The current emphasis is to understand first the role of lysosomal membrane protein 1, LAMP1, in cytotoxicity of human NK cells. To address this issue, RNAi was used to disrupt LAMP1 expression and assess its effects on lytic granule exocytosis and NK cell cytotoxic potential. We generated YTS and NK92 NK cell lines with a stable LAMP1 knockdown (LAMP1 KD) (80% decrease at protein level). With siRNA-mediated silencing of LAMP1 in ex vivo isolated IL-2 cultured human NK cells, we achieved a 40% to 50% decrease of LAMP1 protein. The lower LAMP1 knockdown level chieved in the transiently siRNA-transduced ex vivo NK cells was at least partially due to the stability of LAMP1;LAMP1 has a half-life of at least 30 hours, and the time point at which NK cells were analyzed (72 hours) was likely too short for stronger or full silencing of LAMP1. To investigate the role of LAMP1 in NK-cell function, we evaluated the effect of LAMP1 silencing on NK-cell cytotoxicity. We found that compared with untransduced YTS cells, or cells transduced with non-targeting control RNAi, LAMP1 RNAi cells had a 70% to 76% decrease in cytotoxicity against tumor cell lines (721.221 or K562). We obtained similar results using ex vivo isolated NK cells, where a transient knockdown of LAMP1 reduced cytotoxicity by 40% to 60%. We also used Ab-dependent cell-mediated cytotoxicity to evaluate the killing ability of LAMP1 RNAi NK cells. Although CD16-mediated recognition of anti-Human Epidermal Growth Factor Receptor 2 (HER2) Ab, bound to the cell surface of SK-OV3 cells, resulted in pronounced lysis of target cells by control-transduced NK cells, cytotoxicity by LAMP1 RNAi NK cells was decreased by 35% to 40%. Our results demonstrate for the first time that LAMP1 plays a critical role in NK cell cytolytic activity. Furthermore, we found that, in contrast to control RNAi-transduced cells, LAMP1 RNAi cells failed to deliver granzyme B to 721.221 target cells. Similarly, siRNA-mediated KD of LAMP1 in ex vivo NK cells also blocked the transfer of granzyme B from NK to tumor cells. Importantly, LAMP1 RNAi cells (both YTS and ex vivo NK cells) had normal level of granzyme B mRNA and protein, and the activity of granzyme B from LAMP1 RNAi cells was undistinguishable from the activity in control cells. LAMP1 RNAi cells had normal conjugation, and were able to externalize CD107b on the cell surface, excluding the possibility that the block of granzyme B delivery and, subsequently, cytotoxicity resulted from improper cell-cell adherence or inhibition of fusion of lytic granules with the plasma membrane. Our results suggested that the defect of granzyme B delivery could be due to problems with granule transport of lytic granules to the cell to cell contact site. Laser scanning confocal microscopy experiments showed that although LAMP1 RNAi cells were able to translocate lytic granules toward the immunological synapse, the granules were more dispersed around the MTOC and did not cluster efficiently at the immunological synapse, suggesting a possible defect in granule transport in LAMP1 RNAi cells. Indeed, we discovered that compared to control RNAi cells, granules in LAMP1 RNAi cells traveled shorter distances, had smaller displacement and moved slower, indicating that LAMP1 is important for the proper granule movement along cytoskeletal tracks. Using cell fractionation and analytical ultracentrifugation, we found that, when compared to control RNAi cells, lytic granules isolated from LAMP1 KD cells had less p150glued, an important component of the microtubule motor protein complex-dynein/dynactin. The decreased recruitment of motor proteins to lytic granules provides an explanation for the defects in the movement of the granules caused by the disruption of LAMP1 expression. More importantly, we also found that compared to control RNAi cells, silencing of LAMP1 resulted in 30-40% decrease of perforin fluorescence, despite normal level of perforin mRNA. Analysis of intracellular perforin level by flow cytometry confirmed the specific decrease of perforin in ex vivo NK and YTS cells with LAMP1 KD. Imaging and lytic granule isolation studies led us to discovery that LAMP1 RNAi cells had less perforin associated with lytic granules. Consequently, we found that the decreased level of perforin in lytic granules was due to the defect in perforin trafficking, and retention of perforin in the trans-Golgi (TGN)-derived transport vesicles. The adaptor protein complex AP-1, important for sorting proteins leaving the TGN, is known to directly interact with LAMP1. Therefore, we analyzed the effect of silencing the AP-1 complex subunit, adaptin gamma, on perforin location in YTS cells. Adaptin gamma silencing resulted in increased association of perforin with the transport vesicles. Importantly, adaptin gamma knock-down produced effects similar to LAMP1 silencing, indicating that these two binding partners are important for proper trafﬁcking of perforin to lytic granules and NK-cell cytotoxicity. Our data suggest that the direct interaction between LAMP1 and AP-1 could mediate transport of LAMP1-positive vesicles, containing perforin, to lytic granules. The lack of LAMP1 could prevent binding of AP-1 to perforin-positive vesicles and result in retention of perforin in the transport vesicles instead of its delivery to lytic granules. Similarly, the lack of AP-1 complex would prevent proper perforin transfer from the TGN to lytic granules because there would be no adaptor to interact with LAMP1 and enable the transport. We have shown that disruption of LAMP1 expression has a pleiotropic effect on NK cells, causing impairment of trafﬁcking of a critical lytic granule protein, perforin, and slower movement of lytic granules. This results in the inability of NK cells to deliver granzyme B to target cells and inhibition of NK-cell cytotoxicity. Thus, LAMP1 is not only a marker of NK-cell degranulation, but also a crucial component of NK-cell cytotoxicity.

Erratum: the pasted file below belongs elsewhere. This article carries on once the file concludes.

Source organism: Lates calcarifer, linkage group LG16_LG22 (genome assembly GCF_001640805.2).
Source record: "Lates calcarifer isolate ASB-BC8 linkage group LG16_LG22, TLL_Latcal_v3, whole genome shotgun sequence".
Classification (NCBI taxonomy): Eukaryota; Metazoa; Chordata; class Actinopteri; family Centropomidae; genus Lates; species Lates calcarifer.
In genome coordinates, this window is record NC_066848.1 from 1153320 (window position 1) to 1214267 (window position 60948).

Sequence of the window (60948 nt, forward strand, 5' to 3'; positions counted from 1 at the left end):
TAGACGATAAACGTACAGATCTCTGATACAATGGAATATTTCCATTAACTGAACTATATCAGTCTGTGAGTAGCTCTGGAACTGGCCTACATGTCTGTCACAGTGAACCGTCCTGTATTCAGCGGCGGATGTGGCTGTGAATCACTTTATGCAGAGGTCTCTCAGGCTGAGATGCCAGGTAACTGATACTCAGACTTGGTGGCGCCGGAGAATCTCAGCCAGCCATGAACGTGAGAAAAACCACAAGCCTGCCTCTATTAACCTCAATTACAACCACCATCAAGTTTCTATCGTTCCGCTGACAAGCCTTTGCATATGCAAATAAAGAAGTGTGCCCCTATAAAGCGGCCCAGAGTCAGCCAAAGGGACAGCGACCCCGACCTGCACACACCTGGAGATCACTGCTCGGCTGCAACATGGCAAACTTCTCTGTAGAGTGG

|Krzewski, Konrad; Gil-Krzewska, Aleksandra; Nguyen, Victoria et al. (2013) LAMP1/CD107a is required for efficient perforin delivery to lytic granules and NK-cell cytotoxicity. Blood 121:4672-83|